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Can Your Employer Search Your Computer Files?
Keith M. Jones
Keith M. Jones
Keith M. Jones
Keith was born in Simcoe and is a founding partner in the firm. His experience in real estate in Norfolk County gives him the leading edge on all real estate issues.

March 2011-A recent Court of Appeal decision in Ontario has provided guidelines on the privacy that you may expect in using a computer supplied by your employer.

Portability of computers is now commonplace. Laptops, tablets and smart phones are with us and used 24/7. It is also commonplace that employers are providing these devices to employees. It is reasonable to expect that these portable devices will be used for personal communications as well as work related functions and that all of this information will be stored on the mobile device.

What privacy can you expect under these circumstances?

In the recent Court case, teachers had been provided with laptops, owned by the School Board, with explicit permission to use the laptops for personal use and permission to take the computers home on evenings, weekends and summer vacations. The teachers used their computers for personal use and employed passwords to exclude others from their laptops and stored personal information on their hard drives. There was no clear and unambiguous policy to monitor, search or police the teachers use of their laptops.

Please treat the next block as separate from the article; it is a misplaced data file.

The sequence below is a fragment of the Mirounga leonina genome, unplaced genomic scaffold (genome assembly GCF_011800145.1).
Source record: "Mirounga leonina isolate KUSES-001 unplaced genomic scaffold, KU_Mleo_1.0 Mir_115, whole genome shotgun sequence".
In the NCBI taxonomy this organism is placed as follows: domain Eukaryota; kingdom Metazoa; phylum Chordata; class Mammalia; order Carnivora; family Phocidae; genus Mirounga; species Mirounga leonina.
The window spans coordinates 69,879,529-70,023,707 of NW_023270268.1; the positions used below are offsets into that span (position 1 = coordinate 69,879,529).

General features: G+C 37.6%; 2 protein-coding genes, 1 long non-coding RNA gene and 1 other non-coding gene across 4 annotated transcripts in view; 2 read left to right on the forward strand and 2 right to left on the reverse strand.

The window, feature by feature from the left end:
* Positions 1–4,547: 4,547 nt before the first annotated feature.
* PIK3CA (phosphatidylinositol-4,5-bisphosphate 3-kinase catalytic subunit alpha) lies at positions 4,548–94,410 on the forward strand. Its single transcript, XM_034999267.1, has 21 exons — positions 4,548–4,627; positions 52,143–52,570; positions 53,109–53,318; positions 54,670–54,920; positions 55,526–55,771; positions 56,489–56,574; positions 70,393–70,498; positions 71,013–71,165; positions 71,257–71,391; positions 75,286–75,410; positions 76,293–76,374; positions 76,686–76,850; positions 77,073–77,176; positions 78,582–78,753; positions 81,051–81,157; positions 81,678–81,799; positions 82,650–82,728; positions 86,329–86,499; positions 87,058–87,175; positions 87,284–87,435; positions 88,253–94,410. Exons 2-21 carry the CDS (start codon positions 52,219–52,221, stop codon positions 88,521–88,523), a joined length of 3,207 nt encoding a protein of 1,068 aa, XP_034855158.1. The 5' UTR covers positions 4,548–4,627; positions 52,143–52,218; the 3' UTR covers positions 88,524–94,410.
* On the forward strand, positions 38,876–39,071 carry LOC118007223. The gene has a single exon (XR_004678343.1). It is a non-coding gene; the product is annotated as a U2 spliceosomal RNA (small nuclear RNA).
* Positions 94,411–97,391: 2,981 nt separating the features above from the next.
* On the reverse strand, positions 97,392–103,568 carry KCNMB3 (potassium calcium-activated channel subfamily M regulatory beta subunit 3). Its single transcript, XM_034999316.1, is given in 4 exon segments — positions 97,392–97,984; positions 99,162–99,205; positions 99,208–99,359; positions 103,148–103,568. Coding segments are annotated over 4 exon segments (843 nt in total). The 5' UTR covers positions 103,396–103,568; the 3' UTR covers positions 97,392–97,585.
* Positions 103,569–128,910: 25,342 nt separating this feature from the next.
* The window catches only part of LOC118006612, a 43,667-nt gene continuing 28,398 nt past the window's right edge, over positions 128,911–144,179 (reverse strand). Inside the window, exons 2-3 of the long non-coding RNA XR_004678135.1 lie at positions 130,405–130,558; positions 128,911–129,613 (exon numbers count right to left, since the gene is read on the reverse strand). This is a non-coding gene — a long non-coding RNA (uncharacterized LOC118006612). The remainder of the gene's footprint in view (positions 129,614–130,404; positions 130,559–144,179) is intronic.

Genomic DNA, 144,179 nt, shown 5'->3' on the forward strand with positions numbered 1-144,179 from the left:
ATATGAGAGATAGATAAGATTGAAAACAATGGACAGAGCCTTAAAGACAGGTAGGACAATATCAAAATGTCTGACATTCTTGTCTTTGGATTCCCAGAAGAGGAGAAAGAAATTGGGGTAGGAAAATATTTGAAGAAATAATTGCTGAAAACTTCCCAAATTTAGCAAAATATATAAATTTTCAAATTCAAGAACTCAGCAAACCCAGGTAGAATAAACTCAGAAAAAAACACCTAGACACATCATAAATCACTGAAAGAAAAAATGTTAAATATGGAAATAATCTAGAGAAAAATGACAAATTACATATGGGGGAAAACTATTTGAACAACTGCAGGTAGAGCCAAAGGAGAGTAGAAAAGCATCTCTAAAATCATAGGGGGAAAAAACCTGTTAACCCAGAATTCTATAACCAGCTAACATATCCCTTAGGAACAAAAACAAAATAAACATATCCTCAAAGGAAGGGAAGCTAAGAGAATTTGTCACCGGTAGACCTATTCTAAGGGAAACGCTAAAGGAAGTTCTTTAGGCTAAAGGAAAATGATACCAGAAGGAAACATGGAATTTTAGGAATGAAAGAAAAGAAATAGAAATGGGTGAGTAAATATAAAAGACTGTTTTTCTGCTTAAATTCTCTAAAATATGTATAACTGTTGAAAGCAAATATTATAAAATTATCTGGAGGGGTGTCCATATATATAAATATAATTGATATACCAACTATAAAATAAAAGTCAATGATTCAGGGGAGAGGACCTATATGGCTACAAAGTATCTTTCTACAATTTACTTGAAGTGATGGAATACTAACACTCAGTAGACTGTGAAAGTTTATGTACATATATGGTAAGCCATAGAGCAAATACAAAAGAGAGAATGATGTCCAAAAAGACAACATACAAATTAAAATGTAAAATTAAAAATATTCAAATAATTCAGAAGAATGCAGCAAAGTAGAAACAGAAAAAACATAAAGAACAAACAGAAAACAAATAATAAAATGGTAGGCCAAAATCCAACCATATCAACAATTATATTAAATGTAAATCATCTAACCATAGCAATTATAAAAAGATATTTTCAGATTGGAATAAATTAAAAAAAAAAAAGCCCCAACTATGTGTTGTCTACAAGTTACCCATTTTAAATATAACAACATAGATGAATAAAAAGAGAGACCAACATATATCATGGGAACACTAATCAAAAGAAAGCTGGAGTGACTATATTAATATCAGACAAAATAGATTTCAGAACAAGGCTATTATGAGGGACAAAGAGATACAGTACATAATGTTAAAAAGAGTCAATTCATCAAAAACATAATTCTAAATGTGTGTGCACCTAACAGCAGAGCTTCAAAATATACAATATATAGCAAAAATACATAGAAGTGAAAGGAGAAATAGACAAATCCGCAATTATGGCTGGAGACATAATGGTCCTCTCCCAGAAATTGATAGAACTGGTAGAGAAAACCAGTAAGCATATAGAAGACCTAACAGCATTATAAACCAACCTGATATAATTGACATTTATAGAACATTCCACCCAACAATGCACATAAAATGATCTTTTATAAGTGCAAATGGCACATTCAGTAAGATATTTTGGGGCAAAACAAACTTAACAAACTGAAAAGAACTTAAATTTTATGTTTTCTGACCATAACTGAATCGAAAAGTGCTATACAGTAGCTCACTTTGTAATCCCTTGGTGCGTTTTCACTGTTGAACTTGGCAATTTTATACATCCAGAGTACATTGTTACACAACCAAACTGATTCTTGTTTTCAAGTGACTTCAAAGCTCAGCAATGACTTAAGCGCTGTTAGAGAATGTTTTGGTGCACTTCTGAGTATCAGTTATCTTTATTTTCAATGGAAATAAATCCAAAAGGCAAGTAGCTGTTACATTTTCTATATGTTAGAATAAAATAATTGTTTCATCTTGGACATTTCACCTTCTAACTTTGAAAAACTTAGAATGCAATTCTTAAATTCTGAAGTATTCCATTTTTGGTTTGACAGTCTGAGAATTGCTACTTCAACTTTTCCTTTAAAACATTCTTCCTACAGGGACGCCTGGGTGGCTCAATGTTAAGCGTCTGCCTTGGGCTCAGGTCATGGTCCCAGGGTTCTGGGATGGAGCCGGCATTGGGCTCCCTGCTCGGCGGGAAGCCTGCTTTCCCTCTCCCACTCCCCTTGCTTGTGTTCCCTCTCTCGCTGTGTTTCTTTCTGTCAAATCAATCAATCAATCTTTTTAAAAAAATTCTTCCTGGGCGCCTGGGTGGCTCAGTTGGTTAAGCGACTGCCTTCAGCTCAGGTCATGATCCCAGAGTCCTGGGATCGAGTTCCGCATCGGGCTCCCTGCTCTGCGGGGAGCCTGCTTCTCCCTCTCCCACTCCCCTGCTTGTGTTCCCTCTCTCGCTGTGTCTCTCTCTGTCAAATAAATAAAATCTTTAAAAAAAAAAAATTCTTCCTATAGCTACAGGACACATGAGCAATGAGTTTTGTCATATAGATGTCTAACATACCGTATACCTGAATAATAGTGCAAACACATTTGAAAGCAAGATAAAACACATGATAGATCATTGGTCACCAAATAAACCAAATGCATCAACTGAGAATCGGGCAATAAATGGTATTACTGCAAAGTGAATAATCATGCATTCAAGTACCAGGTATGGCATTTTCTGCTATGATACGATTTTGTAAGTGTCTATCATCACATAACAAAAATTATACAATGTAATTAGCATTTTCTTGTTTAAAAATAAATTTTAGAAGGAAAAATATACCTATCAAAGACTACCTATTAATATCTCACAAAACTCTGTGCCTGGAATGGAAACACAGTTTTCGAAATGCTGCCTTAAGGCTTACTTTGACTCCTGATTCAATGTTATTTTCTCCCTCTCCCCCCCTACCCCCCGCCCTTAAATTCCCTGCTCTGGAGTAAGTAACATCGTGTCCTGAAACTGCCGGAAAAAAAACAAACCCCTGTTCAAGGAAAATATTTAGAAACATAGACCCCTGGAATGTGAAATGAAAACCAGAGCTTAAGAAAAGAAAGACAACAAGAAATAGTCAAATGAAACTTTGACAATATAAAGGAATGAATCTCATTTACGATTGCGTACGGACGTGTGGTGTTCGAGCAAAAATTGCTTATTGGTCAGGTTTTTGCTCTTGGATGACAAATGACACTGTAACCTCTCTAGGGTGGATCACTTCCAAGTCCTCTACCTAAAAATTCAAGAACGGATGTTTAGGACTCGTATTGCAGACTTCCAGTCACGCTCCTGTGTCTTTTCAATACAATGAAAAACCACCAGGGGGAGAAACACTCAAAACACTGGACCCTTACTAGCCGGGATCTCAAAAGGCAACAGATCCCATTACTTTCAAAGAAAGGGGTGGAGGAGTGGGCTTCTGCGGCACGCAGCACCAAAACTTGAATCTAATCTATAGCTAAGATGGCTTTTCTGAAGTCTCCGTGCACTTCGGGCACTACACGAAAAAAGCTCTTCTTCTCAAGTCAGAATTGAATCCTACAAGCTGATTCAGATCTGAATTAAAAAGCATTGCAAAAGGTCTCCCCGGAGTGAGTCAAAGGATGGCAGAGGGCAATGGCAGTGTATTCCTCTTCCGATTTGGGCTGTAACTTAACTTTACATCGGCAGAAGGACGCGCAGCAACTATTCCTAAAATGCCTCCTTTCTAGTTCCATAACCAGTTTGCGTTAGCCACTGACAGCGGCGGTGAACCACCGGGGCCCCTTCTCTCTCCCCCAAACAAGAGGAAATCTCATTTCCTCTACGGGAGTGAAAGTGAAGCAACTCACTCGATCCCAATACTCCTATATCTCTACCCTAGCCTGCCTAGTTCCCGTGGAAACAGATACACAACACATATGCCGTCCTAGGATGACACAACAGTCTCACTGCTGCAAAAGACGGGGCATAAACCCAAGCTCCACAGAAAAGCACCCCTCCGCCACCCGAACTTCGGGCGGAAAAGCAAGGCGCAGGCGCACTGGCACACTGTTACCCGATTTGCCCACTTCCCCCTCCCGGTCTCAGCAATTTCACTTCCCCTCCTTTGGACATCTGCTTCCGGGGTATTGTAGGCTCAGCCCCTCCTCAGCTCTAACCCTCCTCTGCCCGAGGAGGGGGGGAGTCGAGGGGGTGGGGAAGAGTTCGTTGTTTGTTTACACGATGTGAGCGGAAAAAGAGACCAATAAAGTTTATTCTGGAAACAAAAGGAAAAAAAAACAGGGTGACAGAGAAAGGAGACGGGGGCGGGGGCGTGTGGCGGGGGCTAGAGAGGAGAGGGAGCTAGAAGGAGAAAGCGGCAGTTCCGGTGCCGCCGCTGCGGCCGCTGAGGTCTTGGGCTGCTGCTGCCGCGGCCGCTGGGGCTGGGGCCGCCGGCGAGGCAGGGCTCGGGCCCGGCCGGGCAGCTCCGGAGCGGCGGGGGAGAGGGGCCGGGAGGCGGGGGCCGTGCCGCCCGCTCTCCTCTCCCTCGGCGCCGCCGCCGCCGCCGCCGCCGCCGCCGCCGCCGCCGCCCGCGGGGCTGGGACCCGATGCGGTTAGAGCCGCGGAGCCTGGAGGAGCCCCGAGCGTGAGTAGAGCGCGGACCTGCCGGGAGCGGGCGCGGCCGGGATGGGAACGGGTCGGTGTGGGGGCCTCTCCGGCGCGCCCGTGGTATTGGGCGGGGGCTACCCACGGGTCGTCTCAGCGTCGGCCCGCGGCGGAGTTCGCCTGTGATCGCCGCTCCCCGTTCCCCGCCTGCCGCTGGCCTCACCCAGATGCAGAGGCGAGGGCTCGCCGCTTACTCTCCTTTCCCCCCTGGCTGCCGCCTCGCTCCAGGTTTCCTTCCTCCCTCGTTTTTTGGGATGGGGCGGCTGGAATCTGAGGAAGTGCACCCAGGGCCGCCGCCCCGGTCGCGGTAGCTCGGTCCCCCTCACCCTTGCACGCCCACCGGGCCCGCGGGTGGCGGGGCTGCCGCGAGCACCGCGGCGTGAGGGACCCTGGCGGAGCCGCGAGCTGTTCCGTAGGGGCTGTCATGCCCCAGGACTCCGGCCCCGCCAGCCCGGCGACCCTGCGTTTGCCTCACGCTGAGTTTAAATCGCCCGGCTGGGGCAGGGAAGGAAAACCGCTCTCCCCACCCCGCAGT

In remotely searching one of the teachers laptops, the School Boards IT personnel discovered images that gave rise to criminal charges.

The Court found that the teacher had a reasonable expectation of privacy in the personal use of the employer owned and employer supplied laptop. This right of privacy was limited by the employers right to have its technicians perform work related functions. The teacher had no expectation of privacy with respect to any work related files on his computer.

The important principle decided by the Court is that an employer does not have the right to search through your personal files on the computer simply because the device is owned by the employer in the absence of the employees consent.

The Court concluded that if an employer wants to reserve the right to monitor and review all content on the computers hard drive, personal as well as work related, the employer must make this absolutely clear to the employee. The best way to handle this between the employer and an employee is to have a written policy signed and acknowledged by the employee at the time the computing device is supplied to the employee.

Our advice to employers would be to constantly monitor the development in the law of privacy as it relates to the workplace and to constantly update your policies and procedures. Informed consent can avoid workplace problems.

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